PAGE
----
Editor’s note: It’s more complicated than ever for colleges to fill their incoming classes, but some schools are meeting that challenge with creativity. In this monthly column, called The Pipeline, we’ll spotlight innovative tactics colleges use to cut through the noise and reach prospective students throughout the recruitment and enrollment process.
Madison Area Technical College has a proposition for students unsure whether to enroll: attend classes for a week and drop them at no cost to you if they’re not a fit.
The free trial is one of several ways community colleges reduce financial risk for students to get them in the door during a turbulent time. The stakes are high. Overall enrollment at public two-year schools fell 10% last fall, while the number of first-time students was down 21%.
The shift online hasn’t necessarily helped. While virtual classes let colleges continue their programming during the pandemic, some students have said the experience fell short of expectations or struggled to learn online. Access to technology and the internet has also been a barrier. And safety protocols limited the hands-on training schools could offer.
With its College Try offer, Madison College, located in Wisconsin’s capital city, also wants to help students figure out if online learning works for them. New students and those enrolled before fall 2020 but not since then qualify. Current students aren’t eligible because most had a chance to experience online classes, said Kristin Uttech, the chief marketing officer.
National research offers some insight into how the pandemic is affecting students. Wanting to see how that applied to their campus, Madison officials asked current and prospective students of all ages about their views on coming to college right now and taking classes online and what kind of messaging would resonate with them.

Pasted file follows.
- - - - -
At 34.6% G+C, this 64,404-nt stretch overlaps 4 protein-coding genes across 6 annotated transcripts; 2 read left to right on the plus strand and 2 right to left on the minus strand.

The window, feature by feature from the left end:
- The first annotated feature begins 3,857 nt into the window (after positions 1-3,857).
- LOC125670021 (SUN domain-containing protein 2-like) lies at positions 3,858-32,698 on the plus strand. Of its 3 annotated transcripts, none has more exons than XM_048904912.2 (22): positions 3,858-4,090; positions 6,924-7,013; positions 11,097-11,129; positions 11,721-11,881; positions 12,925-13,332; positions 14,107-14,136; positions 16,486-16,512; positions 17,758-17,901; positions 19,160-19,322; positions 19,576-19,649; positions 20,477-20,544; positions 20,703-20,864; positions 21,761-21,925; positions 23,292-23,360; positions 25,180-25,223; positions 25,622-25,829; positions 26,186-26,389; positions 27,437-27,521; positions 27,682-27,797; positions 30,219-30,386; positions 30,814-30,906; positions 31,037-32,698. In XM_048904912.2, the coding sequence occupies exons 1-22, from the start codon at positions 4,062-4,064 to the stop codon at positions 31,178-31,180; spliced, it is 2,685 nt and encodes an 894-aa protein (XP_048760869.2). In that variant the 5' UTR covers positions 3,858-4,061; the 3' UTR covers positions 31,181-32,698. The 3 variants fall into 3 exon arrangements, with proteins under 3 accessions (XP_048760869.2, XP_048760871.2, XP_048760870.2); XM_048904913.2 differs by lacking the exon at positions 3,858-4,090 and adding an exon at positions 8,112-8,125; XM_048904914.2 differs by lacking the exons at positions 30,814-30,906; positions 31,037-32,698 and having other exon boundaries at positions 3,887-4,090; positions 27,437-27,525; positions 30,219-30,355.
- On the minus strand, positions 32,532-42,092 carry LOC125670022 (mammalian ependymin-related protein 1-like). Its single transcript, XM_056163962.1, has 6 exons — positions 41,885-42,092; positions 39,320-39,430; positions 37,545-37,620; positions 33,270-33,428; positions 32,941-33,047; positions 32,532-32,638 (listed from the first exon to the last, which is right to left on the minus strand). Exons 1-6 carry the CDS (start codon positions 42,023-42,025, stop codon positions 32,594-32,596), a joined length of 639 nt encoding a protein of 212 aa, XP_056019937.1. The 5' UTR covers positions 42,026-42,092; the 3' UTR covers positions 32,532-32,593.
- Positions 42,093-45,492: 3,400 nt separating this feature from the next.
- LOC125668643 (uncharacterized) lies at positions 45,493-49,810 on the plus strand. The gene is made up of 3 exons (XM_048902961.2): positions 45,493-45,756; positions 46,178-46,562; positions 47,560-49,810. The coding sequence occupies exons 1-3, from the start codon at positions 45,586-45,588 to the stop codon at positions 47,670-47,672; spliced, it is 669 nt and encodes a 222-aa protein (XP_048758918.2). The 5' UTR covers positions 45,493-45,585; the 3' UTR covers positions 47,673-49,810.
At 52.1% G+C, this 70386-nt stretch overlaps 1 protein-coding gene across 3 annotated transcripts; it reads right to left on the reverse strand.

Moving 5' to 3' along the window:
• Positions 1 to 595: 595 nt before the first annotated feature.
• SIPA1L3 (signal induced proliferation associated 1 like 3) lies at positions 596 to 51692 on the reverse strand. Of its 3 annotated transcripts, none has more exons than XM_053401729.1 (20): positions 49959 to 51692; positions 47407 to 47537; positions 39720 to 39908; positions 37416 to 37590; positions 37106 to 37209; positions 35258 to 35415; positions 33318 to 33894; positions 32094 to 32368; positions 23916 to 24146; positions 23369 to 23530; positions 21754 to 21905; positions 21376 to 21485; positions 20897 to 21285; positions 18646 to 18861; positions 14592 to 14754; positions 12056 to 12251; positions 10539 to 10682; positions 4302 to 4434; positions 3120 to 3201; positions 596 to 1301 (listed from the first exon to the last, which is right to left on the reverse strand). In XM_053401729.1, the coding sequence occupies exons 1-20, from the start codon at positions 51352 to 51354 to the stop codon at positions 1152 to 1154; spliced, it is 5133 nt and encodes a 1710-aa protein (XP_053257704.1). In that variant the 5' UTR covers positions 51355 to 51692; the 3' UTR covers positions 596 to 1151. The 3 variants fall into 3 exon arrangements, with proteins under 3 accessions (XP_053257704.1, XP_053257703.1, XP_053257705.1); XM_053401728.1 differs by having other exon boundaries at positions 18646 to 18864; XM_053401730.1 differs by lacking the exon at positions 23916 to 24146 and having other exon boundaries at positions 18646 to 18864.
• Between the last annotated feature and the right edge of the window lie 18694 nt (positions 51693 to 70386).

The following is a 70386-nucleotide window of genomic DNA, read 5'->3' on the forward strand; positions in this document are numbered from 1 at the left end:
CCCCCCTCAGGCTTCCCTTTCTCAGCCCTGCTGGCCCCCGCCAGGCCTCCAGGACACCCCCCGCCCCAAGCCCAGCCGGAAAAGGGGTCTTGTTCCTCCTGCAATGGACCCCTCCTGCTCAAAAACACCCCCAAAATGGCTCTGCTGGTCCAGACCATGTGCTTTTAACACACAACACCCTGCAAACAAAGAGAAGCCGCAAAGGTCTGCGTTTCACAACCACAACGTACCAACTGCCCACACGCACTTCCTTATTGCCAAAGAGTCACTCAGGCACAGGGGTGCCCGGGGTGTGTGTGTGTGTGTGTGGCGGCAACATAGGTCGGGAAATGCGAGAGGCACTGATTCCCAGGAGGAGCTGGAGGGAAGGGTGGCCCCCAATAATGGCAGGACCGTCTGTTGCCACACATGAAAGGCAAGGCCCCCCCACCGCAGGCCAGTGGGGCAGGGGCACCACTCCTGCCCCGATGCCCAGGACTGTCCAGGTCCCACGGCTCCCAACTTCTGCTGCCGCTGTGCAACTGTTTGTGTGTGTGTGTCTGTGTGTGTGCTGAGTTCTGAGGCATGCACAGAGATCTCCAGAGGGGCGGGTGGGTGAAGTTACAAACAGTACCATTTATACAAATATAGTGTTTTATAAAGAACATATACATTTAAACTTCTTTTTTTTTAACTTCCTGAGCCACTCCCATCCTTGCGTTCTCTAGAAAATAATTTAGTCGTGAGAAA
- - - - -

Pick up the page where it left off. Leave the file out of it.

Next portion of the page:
That’s where officials heard “loud and clear” that some people had bad experiences in previous online classes or that they struggle to learn online, Uttech said. The college is underway with similar research on adult students who are returning to college. So far, it is finding that groups are more open to online classes for their flexibility. Their challenge is balancing competing demands from home and work, especially the childcare responsibilities that fell on many parents this year. Madison College officials hope the College Try offer will help incoming students adjust to online classes.
Other supports available through Madison help to round out the free trial offer. Students can rent textbooks, laptops, and Wi-Fi hotspots and access tech support through the college. The institution also offers training for instructors to help them teach online, and it connects students with coaches to guide them through remote learning.
This isn’t a course audit, Uttech cautioned. Students must apply to the college and follow the typical enrollment process. “We want you to make a commitment because we’re making a commitment,” she said. Typically, Madison students would pay at least 20% of the tuition for a course they drop on or after the first day of class.
This kind of offer can be an excellent opportunity to get students in the door, said Hana Lahr, a senior research associate and program lead at the Community College Research Center. But if colleges want students to stay past the free trial period, she added, it’s essential to help them see the connections between their courses and goals.
Talking to students about their objectives and interests and their financial and time constraints is critical, especially in a pandemic, Lahr said. And getting them into courses early on that have some connection to their field of study is also essential, she added.
Only a handful of students to drop classes so far cited the College Try program, Uttech said. The college tracks this information through follow-up withdrawal surveys. Still, Madison extended the offer from the spring into the summer and fall terms. Around 40% of classes will be offered at least partly in person this fall, with the rest as a mix of online synchronous and asynchronous instruction.
The program offers students peace of mind, Uttech said. “Like, hey, we’re gonna help you, and if you really feel like, ‘Oh, this isn’t gonna work,’ you can get out, and we’re not going to give you any financial penalty.”